Tuesday, March 18, 2008

Mackenzie-Papineau Brigades of the 1930s: Yesterday’s Heroes Would be Today’s ‘Terrorists’

by Corrie Sakaluk
As a regular feature, Basics will cover important events in the history of popular struggle in Canada.

Though our school’s official history books ignore it and our government has always tried to stop it, there is a long history of revolutionary political organizing and international solidarity amongst Canadians.

One example is the Mackenzie-Papineau Brigade of 1936-1939, formed to fight in solidarity with the Spanish Republicans in resistance to fascism during the Spanish Civil War. These brigades were organized by the Communist Party of Canada and were made up almost entirely of workers who became politicized after witnessing the Great Depression of the 1930s, the crisis of capitalism that destroyed thousands of people’s lives and livelihoods.

This brigade fought with great enthusiasm and discipline, despite a powerful fascist opposition backed by Nazi Germany and Italy and a complete lack of support from any of the Western democracies.

The Canadian state actually did everything possible to stop working-class Canadian citizens from showing international solidarity with our working-class brothers and sisters in Spain. In April 1937 the Canadian government made it illegal for Canadians to fight in the Spanish Civil War.The Canadian government refused to issue passports to those who they thought might be going to fight in Spain and they sent the Royal Canadian Mounted Police to spy on the organizing of activities to aid the anti-fascist struggle.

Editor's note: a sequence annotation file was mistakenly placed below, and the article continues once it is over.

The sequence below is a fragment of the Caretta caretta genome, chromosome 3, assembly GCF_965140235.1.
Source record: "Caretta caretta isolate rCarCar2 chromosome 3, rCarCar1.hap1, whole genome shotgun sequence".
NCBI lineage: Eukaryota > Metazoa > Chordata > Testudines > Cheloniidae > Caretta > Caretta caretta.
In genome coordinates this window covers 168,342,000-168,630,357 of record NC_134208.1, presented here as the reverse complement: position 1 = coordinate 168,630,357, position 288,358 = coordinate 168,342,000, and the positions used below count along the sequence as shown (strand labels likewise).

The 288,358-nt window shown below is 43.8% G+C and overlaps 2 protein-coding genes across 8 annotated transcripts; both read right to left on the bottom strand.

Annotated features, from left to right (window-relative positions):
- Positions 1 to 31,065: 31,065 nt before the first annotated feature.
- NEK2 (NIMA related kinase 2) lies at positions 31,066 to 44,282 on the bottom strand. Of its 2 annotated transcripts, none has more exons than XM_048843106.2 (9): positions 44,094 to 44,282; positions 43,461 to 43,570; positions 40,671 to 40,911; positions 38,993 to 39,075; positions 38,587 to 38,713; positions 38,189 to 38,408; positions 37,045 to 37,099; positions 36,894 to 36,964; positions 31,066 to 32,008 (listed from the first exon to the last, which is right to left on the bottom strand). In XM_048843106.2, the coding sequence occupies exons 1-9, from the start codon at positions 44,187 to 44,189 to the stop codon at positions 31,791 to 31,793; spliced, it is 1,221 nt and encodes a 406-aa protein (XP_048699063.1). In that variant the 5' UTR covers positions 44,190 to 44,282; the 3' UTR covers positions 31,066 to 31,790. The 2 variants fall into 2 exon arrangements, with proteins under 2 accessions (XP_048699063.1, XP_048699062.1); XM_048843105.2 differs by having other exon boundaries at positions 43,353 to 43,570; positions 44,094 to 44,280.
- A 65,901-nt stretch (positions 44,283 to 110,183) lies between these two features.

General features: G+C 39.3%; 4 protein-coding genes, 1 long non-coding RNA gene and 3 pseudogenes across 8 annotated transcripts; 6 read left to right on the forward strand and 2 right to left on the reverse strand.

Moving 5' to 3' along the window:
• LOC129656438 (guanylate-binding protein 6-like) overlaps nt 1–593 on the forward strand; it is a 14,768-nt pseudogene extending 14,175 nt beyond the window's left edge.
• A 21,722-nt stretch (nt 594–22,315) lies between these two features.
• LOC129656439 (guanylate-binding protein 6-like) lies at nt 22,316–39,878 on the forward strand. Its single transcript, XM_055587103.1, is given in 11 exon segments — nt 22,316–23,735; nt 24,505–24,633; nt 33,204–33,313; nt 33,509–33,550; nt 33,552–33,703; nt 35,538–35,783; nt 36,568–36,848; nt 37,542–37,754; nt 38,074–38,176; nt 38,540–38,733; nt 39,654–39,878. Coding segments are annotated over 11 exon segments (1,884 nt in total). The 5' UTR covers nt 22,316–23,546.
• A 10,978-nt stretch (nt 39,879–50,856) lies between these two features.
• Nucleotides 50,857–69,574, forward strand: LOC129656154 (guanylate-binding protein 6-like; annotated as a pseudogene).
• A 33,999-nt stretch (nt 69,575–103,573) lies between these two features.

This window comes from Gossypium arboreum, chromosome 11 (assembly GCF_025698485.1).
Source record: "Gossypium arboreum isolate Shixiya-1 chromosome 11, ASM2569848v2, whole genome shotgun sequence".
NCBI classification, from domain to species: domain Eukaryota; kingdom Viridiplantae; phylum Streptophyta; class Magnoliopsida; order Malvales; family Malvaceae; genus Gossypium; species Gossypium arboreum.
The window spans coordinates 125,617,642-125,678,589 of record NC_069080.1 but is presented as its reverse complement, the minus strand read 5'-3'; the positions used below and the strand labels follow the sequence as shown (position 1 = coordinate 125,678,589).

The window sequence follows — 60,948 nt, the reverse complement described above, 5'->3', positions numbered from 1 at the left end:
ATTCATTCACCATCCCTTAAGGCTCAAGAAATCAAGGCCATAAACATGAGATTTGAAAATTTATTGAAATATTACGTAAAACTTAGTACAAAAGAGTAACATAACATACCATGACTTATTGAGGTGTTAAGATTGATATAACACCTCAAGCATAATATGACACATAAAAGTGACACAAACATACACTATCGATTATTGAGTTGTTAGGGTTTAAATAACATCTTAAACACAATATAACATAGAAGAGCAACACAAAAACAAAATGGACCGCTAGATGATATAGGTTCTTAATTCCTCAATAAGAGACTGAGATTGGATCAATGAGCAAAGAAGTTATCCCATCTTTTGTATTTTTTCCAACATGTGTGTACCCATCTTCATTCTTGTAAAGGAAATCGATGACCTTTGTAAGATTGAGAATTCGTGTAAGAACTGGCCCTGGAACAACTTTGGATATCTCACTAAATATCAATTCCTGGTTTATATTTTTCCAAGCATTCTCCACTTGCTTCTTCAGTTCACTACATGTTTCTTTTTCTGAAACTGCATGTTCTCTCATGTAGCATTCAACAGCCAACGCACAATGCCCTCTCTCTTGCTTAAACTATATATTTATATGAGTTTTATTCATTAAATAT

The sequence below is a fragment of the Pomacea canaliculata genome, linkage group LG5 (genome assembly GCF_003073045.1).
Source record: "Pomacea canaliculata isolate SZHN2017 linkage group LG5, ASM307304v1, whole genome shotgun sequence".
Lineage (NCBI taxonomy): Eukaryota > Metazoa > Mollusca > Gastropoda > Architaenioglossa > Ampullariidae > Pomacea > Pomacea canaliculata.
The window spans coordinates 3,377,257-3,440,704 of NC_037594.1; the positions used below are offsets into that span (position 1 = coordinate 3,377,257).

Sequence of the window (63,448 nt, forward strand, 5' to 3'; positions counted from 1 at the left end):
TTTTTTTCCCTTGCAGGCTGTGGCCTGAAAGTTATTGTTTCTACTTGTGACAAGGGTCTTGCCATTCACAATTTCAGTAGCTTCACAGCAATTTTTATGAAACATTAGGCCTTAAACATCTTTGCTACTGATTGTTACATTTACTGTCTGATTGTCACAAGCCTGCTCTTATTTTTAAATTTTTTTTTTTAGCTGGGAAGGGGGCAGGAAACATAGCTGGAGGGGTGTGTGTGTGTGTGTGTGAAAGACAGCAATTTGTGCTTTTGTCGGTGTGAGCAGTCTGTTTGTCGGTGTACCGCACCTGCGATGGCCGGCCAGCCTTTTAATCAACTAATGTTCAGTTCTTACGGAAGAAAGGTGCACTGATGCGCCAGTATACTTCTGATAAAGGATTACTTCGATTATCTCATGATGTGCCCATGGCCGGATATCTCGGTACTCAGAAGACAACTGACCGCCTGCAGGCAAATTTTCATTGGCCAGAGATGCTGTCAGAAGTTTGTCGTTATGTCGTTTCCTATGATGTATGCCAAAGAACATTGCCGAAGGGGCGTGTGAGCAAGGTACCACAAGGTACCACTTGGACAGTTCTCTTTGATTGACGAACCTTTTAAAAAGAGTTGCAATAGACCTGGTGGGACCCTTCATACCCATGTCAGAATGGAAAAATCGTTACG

Canadians who wanted to serve in Spain had to travel under false pretenses. For the most part they went first to Toronto, where they met at the headquarters for the operation at the corner of Queen and Spadina.

When it was time to return to Canada, the Canadian government ignored and persecuted members of the Mackenzie-Papineau Brigade. They were kept from returning home after the conflict was over, some were arrested in France, others were investigated by the RCMP and denied employment.

The Canadians who died in the Spanish Civil War are not included in the Books of Remembrance in the Peace Tower and their sacrifice is not commemorated on federal war memorials or in Remembrance Day services. Those who survived the war are not entitled to veterans’ benefits.

These tactics of the Canadian state should come as no surprise given what we see today and what we saw about the Winnipeg Strike of 1919 in the last issue of BASICS. There is much more to our history than we are taught in Canadian schools. The Mackenzie-Papineau brigade is an inspiring example of a working-class people’s army that heroically fought the spread of fascism.

721 of the 1,448 Canadians known to have fought in Spain against the fascists lost their lives.